Salacia oblonga has a long tradition of use for thousands of years as an Indian Ayurvedic herb. A few studies have looked at the effects in humans and the early results are promising in terms of blood sugar control. In Japan it has been sold as a food supplement for several years. Salacia oblonga plant grows in limited regions of India and Sri Lanka, and it is not yet well known in the U.S. It is also known as Saptrangi and Ponkoranti.
Benefit of Salacia Oblonga
This herb may be beneficial in blood sugar control. Salacia oblonga contains two alpha-Glucosidase inhibitors: salicinol and kotalanol 9. For more information on natural ways to decrease blood sugar levels, see Diabetes.
Extract of Salacia oblonga lowers acute glycemia
in patients with type 2 diabetes
American Journal of Clinical Nutrition 2007. Jennifer A Williams, Yong S Choe, Michael J Noss, Carl J Baumgartner. From the Ross Products Division of Abbott Laboratories, Columbus, OH; Radiant Research, Cincinnati, OH, and Radiant Research, Edina, MN.
This study evaluated the effect of an herbal extract of Salacia oblonga on postprandial glycemia and insulinemia in patients with type 2 diabetes after ingestion of a high-carbohydrate meal. Sixty-six patients with diabetes were studied in this randomized, double-blinded crossover study. In a fasted state, subjects consumed 1 of the following 3 meals: a standard liquid control meal, a control meal + 240 mg Salacia oblonga extract, and a control meal + 480 mg Salacia oblonga extract. Both doses of the Salacia extract significantly lowered the postprandial positive area under the glucose curve (14% for the 240 mg extract and 22% for the 480 mg extract) and the adjusted peak glucose response (19% for the lower dose and 27% for the higher dose of extract) to the control meal. In addition, both doses of the salacia extract significantly decreased the postprandial insulin response, lowering both the positive area under the insulin curve and the adjusted peak insulin response (14% and 9%, respectively, for the 240 mg extract; 19% and 12%, respectively, for the 480 mg extract) in comparison with the control meal.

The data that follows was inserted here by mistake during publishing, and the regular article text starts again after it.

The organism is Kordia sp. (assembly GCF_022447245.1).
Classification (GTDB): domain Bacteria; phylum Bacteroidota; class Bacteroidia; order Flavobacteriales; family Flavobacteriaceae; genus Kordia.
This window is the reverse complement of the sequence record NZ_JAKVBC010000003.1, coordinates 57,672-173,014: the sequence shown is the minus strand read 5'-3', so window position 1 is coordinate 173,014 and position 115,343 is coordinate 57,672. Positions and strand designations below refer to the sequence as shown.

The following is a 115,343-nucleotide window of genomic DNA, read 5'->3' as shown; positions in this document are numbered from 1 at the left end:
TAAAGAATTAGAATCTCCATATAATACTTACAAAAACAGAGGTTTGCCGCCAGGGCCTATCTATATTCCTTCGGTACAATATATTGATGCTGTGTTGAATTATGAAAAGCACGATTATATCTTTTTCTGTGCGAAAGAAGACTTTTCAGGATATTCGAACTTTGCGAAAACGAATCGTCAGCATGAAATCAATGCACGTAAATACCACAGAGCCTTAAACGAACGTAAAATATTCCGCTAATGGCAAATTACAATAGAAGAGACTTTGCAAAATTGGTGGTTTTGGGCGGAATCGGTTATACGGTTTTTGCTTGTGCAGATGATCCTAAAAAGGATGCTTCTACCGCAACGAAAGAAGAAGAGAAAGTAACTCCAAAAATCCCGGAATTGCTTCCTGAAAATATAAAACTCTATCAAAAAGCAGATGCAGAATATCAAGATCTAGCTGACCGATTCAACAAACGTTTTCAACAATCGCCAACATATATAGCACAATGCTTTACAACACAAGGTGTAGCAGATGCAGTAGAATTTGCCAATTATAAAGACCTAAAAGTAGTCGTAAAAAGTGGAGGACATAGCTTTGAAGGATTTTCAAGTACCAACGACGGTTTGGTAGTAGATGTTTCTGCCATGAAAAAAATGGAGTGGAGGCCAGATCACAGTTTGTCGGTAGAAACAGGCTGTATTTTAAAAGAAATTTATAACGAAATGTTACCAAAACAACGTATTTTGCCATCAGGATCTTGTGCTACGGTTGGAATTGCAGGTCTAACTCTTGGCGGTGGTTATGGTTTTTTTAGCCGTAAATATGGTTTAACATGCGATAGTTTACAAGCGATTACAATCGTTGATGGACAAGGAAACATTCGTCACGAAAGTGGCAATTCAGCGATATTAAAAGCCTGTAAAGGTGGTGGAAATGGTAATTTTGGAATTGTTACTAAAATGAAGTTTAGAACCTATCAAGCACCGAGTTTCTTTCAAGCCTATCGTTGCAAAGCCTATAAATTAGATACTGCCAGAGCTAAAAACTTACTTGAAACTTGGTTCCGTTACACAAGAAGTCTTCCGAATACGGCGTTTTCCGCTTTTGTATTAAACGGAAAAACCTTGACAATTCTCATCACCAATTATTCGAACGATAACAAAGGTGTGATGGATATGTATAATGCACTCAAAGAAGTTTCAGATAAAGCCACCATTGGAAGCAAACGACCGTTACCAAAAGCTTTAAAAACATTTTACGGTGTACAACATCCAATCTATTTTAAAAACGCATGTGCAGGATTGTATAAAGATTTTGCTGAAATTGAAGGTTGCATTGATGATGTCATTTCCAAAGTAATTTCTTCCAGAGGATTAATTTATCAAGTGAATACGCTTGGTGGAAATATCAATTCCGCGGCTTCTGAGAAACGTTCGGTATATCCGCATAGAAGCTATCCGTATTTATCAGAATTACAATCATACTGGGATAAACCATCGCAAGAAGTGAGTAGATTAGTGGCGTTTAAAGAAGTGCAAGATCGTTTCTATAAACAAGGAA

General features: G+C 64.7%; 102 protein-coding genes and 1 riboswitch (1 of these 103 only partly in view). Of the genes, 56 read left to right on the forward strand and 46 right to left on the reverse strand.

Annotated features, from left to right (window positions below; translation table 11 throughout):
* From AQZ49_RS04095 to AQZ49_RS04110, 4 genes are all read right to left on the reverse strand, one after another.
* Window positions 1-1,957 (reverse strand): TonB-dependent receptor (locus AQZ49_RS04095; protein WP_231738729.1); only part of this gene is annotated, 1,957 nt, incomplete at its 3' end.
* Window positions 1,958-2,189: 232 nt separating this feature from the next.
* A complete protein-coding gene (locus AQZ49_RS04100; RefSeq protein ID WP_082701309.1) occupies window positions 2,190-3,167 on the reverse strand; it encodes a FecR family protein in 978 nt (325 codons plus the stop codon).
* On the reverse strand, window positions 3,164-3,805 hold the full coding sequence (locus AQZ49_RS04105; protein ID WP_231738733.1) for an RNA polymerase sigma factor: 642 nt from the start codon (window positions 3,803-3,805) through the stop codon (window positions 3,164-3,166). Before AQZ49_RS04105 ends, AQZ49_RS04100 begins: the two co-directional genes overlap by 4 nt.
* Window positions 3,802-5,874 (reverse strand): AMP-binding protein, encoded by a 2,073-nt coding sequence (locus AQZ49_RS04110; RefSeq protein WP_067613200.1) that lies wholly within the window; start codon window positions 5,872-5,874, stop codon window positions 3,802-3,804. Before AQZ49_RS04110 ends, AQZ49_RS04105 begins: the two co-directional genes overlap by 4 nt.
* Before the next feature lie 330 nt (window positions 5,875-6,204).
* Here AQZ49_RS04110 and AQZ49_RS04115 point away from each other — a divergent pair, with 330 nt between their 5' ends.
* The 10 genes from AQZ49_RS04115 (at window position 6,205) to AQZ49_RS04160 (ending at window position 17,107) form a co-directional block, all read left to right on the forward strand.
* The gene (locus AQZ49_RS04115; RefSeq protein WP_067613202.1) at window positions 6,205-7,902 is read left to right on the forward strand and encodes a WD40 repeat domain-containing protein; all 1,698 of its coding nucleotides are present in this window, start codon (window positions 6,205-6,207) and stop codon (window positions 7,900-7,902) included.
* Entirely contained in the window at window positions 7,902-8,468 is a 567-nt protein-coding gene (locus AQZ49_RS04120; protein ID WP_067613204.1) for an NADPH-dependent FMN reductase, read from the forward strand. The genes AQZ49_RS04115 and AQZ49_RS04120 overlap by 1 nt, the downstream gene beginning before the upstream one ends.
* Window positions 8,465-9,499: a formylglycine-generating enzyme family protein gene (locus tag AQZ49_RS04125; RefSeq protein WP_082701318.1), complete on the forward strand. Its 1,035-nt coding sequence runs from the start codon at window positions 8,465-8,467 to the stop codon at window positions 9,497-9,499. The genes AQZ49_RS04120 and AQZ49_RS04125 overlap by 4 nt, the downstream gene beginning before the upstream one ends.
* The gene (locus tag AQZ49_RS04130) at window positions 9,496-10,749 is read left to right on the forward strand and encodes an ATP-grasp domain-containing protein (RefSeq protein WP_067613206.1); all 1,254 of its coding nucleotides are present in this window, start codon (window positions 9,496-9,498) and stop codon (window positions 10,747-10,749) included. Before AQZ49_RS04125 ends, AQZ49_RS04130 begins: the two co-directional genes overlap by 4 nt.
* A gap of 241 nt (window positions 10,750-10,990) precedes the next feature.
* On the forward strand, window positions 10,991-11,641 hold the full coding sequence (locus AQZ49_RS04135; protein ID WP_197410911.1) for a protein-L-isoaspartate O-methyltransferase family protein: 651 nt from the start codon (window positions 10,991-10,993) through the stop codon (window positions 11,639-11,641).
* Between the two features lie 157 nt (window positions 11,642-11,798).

An herb long used in traditional Indian medicine appears to control the rise in blood sugar that follows a meal -- suggesting, researchers say, that it could help treat or even prevent type 2 diabetes. Their study of 39 adults without diabetes found that a beverage made from the herb, known as Salacia oblonga, stemmed participants' normal post-meal rise in blood sugar. There was a similar reduction in blood levels of insulin, which helps shuttle sugar from the blood and into cells to be used for energy. The herb, according to the study authors, seems to work similarly to oral diabetes drugs known as alpha-glucosidase inhibitors, which impede the body's absorption of carbohydrates. The study, which was funded by Columbus-based Abbott Laboratories, is published in the Journal of the American Dietetic Association. The next step is to test Salacia oblonga's ability to slow post-meal sugar absorption in people with diabetes, study co-author Dr. Steven R. Hertzler an assistant professor of nutrition at Ohio State University in Columbus. For their study, the researchers had 39 healthy adults drink four different liquid meals on four separate days. Three of the beverages had varying doses of Salacia oblonga, along with generous portions of protein, carbohydrates, fat and fiber; the fourth beverage did not contain the herb. The researchers found that the drink with the largest Salacia oblonga dose -- 1,000 milligrams -- cut the participants' post-meal blood sugar rise by about one-quarter compared with sugar levels after the herb-free drink. An even larger decline was seen in insulin levels. Good blood sugar control is vital in diabetes because it reduces the risk of long-term complications such as kidney dysfunction, heart disease, vision loss and nerve damage. The hope is that Salacia oblonga can help diabetics maintain healthy blood sugar levels over time, and thereby help prevent complications. Journal of the American Dietetic Association, January 2005.